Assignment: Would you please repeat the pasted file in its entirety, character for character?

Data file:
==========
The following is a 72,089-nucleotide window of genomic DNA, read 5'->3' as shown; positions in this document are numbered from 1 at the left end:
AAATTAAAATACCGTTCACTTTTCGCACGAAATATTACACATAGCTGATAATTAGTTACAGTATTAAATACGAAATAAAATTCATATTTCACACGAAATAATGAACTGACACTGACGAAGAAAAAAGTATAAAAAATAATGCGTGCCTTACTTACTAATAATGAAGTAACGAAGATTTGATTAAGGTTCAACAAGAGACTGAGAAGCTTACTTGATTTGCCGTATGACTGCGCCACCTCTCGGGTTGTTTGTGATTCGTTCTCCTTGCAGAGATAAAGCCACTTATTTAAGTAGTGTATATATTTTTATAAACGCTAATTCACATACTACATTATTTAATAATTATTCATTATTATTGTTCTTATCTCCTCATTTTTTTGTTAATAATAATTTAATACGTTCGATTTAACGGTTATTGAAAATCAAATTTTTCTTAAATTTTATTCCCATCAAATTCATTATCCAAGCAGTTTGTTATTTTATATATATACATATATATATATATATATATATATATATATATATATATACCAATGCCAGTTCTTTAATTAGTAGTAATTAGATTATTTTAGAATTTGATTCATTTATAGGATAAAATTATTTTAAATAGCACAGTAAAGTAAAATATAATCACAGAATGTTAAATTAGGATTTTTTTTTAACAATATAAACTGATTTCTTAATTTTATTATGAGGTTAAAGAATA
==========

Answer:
The following is a 72,089-nucleotide window of genomic DNA, read 5'->3' as shown; positions in this document are numbered from 1 at the left end:
AAATTAAAATACCGTTCACTTTTCGCACGAAATATTACACATAGCTGATAATTAGTTACAGTATTAAATACGAAATAAAATTCATATTTCACACGAAATAATGAACTGACACTGACGAAGAAAAAAGTATAAAAAATAATGCGTGCCTTACTTACTAATAATGAAGTAACGAAGATTTGATTAAGGTTCAACAAGAGACTGAGAAGCTTACTTGATTTGCCGTATGACTGCGCCACCTCTCGGGTTGTTTGTGATTCGTTCTCCTTGCAGAGATAAAGCCACTTATTTAAGTAGTGTATATATTTTTATAAACGCTAATTCACATACTACATTATTTAATAATTATTCATTATTATTGTTCTTATCTCCTCATTTTTTTGTTAATAATAATTTAATACGTTCGATTTAACGGTTATTGAAAATCAAATTTTTCTTAAATTTTATTCCCATCAAATTCATTATCCAAGCAGTTTGTTATTTTATATATATACATATATATATATATATATATATATATATATATATATATACCAATGCCAGTTCTTTAATTAGTAGTAATTAGATTATTTTAGAATTTGATTCATTTATAGGATAAAATTATTTTAAATAGCACAGTAAAGTAAAATATAATCACAGAATGTTAAATTAGGATTTTTTTTTAACAATATAAACTGATTTCTTAATTTTATTATGAGGTTAAAGAATA